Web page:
The most award winning
healthcare information source.
TRUSTED FOR FOUR DECADES.
By Gary Evans, Medical Writer
An incident that shook the Boston medical community occurred in January 2015, when a surgeon at Brigham and Women’s Hospital was shot and killed at work by a relative of a deceased patient. That shocking event, on the heels of the 2013 Boston Marathon bombing, has certainly instilled a sense of readiness and vigilance in the city’s healthcare facilities.
That said, the open campus of a medical facility cannot be locked down like airport security, so officials strive for a balance between delivering care and protecting patients and healthcare workers.
“The question always comes up do you have metal detectors? Do you arm your staff?” says Constance L Packard, CHPA, executive director of support services at Boston University Medical Center.
She answers “no” to both questions, though her team has hand-held wands for weapon detection if needed.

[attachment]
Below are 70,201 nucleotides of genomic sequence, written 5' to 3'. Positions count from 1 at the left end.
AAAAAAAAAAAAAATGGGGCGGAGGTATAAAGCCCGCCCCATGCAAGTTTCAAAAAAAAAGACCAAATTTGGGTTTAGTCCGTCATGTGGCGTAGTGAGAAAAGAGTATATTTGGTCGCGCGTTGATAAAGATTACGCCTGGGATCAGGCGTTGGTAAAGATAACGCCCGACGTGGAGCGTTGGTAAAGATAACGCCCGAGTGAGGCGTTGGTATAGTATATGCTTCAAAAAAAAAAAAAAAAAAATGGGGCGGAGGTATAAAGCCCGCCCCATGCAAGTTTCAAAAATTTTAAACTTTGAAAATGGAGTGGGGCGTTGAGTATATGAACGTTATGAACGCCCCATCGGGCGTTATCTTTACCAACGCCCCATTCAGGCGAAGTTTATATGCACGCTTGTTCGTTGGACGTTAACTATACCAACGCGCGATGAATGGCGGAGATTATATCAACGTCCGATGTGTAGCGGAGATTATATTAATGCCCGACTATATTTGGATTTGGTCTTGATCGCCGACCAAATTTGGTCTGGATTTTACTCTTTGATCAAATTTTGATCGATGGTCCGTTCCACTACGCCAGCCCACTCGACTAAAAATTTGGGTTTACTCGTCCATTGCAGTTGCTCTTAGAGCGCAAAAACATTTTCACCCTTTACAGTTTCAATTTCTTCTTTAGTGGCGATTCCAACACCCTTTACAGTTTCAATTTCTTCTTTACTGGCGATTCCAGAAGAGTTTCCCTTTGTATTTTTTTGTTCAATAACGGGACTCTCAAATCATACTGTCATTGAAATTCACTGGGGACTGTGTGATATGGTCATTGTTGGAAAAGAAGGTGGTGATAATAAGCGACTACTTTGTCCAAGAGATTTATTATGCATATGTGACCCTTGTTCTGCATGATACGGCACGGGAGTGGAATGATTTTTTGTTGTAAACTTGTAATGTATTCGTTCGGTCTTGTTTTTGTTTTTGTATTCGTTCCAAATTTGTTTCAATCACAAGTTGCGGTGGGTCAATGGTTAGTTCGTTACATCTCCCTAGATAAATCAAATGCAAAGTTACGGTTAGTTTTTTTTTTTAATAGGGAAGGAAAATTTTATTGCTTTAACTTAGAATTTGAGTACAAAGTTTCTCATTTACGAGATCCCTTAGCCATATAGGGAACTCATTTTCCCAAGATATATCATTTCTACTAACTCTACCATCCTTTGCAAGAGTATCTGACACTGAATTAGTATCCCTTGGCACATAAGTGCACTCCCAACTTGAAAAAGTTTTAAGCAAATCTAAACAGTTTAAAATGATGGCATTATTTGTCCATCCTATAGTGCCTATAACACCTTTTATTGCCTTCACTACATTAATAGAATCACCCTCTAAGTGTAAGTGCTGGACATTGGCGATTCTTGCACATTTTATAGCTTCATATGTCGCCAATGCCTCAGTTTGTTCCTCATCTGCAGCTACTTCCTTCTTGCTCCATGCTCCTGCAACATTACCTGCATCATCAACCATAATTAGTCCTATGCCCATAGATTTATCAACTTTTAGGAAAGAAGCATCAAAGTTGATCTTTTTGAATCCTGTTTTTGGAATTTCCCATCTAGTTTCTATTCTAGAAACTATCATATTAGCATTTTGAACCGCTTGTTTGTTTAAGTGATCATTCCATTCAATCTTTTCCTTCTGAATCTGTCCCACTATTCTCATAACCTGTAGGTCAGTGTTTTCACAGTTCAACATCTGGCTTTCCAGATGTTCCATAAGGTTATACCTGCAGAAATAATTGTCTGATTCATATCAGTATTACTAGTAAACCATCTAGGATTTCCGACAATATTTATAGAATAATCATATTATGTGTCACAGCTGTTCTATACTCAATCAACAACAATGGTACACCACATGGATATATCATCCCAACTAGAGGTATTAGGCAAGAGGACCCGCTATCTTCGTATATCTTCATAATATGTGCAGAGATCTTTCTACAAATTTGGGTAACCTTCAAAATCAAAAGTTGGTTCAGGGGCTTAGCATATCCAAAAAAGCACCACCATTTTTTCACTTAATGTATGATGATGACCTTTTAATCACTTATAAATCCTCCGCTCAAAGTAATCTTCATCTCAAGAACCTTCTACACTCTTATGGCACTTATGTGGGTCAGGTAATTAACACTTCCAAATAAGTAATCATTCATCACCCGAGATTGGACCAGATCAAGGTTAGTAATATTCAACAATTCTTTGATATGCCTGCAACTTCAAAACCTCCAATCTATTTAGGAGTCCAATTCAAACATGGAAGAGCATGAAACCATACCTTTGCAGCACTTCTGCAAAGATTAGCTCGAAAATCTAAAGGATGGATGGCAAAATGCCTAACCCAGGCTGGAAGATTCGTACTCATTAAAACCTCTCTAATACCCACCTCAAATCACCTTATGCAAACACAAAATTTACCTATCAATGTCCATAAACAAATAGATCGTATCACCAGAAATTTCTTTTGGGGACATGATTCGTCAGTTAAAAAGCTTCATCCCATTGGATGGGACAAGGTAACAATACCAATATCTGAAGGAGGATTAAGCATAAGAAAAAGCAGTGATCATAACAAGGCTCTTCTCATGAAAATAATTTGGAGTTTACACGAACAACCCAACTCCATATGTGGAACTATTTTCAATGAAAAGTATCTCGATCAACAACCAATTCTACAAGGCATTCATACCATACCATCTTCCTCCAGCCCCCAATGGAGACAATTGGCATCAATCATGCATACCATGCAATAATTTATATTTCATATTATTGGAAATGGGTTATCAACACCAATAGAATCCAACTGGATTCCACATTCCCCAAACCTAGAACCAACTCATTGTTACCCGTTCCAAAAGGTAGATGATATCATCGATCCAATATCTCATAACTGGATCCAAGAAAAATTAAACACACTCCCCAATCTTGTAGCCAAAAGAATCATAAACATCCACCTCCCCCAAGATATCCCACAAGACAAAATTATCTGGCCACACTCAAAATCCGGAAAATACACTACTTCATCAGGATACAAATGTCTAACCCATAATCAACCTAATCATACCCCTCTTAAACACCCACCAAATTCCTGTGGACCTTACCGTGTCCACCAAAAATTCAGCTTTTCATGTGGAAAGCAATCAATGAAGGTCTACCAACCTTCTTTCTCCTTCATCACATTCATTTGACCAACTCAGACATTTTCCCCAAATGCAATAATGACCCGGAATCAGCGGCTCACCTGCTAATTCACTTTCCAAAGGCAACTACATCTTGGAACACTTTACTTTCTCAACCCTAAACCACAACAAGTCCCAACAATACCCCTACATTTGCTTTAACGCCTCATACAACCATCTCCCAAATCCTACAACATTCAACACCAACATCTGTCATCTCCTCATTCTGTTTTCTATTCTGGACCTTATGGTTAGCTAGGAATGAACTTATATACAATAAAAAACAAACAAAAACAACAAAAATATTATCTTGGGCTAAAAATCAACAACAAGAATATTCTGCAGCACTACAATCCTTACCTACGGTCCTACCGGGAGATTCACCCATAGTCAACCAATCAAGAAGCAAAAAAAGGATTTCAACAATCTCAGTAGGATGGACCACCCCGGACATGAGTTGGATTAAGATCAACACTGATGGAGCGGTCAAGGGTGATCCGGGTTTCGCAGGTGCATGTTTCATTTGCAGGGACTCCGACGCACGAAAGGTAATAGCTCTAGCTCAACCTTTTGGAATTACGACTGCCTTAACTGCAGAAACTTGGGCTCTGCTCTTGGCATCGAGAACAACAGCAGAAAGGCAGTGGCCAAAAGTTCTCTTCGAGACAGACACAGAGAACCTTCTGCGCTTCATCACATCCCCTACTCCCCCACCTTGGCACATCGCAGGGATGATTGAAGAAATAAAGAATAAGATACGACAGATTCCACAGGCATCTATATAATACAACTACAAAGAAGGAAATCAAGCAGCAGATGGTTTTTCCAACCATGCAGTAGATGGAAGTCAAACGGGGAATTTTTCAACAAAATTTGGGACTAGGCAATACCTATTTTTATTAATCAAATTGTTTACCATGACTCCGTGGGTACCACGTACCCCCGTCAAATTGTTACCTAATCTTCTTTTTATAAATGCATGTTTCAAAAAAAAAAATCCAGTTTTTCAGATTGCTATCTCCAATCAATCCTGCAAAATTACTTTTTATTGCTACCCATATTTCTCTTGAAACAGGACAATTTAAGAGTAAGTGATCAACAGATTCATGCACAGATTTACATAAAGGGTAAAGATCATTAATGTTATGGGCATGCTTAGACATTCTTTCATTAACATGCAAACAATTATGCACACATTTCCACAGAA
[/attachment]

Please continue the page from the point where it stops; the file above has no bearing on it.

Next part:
“You have to weigh what is most appropriate for patient care and keeping employees safe,” Packard says. “I learned a lot from my colleagues in the Boston Marathon bombing – have those tools and be able to put them in place when you need to use them. That’s versus having, for example, a stand-alone metal detector. We see 12,000 to 15,000 people here a day. It’s a very busy place with 42 buildings and hundreds of entrances. It’s just impossible to do that and do it well.”
At Boston Medical, staff are reminded that no incident is “too little” to report.
“We want them to give us a heads up that [for example, a patient] has an outburst,” Packard says. “It gives us from a public health perspective the ability to look at risk. As police officers, it gives us the opportunity to reduce vulnerabilities. In the last year, we have worked with our IT department to put something in the [patient] chart called administrative precautions – an FYI or flag when we have a problem patient or a problem family member.”
As part of the hospital's violence prevention program, Packard and colleagues developed a training video with the scenario of a prisoner brought in for treatment stealing an officer’s gun.
For more of this story see the January 2017 issue of Hospital Employee Health.
Gary Evans has written about infectious diseases, infection control and a variety of other healthcare issues for more than 25 years. His writing and reporting have been honored with five awards from the National Press Club in Washington, DC.